• Todd –

      I agree with you … I guess I am the mind set of “olden days” although not that old. When a pastor was a pastor not a “teaching pastor” or a lead pastor” or pastor of technology” or a “pastor of whatever” or even seen as a CEO -.. I understand the trendy terms – but a pastor is called and equipped by God to share / preach the Word of God, and lead as convicted by the HS not by popular opinion.

      • No doubt brother. Sadly we have taken on more water from the world than we are willing to admit. When the cult of personality trumps biblical teaching we have reached a point that God might just shake things up.

      • Everything is cyclical. It is interesting that in churches with a priest, the only difference is that one might be the Rector/vicar and the other, Assoc. rector. Perhaps other churches will get back to the old time pastor.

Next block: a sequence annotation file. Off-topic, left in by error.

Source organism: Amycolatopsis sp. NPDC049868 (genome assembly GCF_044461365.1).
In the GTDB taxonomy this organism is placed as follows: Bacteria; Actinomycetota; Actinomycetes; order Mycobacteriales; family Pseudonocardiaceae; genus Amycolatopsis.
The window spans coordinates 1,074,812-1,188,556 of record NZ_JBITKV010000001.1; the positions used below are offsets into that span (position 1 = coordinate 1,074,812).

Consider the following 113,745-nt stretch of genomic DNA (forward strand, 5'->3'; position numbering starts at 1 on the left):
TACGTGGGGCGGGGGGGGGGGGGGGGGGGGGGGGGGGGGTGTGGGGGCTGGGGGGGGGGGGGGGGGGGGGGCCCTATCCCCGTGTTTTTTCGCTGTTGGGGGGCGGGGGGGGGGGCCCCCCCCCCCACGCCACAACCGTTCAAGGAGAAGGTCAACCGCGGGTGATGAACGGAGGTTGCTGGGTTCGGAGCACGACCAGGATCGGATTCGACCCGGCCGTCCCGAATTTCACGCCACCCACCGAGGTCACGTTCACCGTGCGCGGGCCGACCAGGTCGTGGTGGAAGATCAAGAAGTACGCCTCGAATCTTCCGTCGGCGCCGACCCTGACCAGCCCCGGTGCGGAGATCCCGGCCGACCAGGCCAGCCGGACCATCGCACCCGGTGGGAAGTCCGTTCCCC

• I think it’s a bit more broader than that. I think that 3,4, and 5 play a huge role in the cause and effect factor. The desires of having the “right pastor” is unrealistic, especially when a church expects the pastor to fill all kinds of roles and get paid next to nothing. Because of this fact, pastors are forced to find work outside the daily work of the church as a pastor which leads to burnout and a lack of effectiveness for ministry and building of others up, in short the church suffers because the shepherd cannot effectively do his/her work as an equipper for ministry. Since no other leaders of members in the church want to take on these extra roles that have been placed in the pastors “job description” and the pastor doesn’t have the time, energy, or resources to find people for those task things fail to get done and churches dwindle and then boards are mad at the pastor for not fulfilling his/her “duties” and the vicious cycle never ends. If the church doesn’t get on board and fix these types of things it is in big trouble.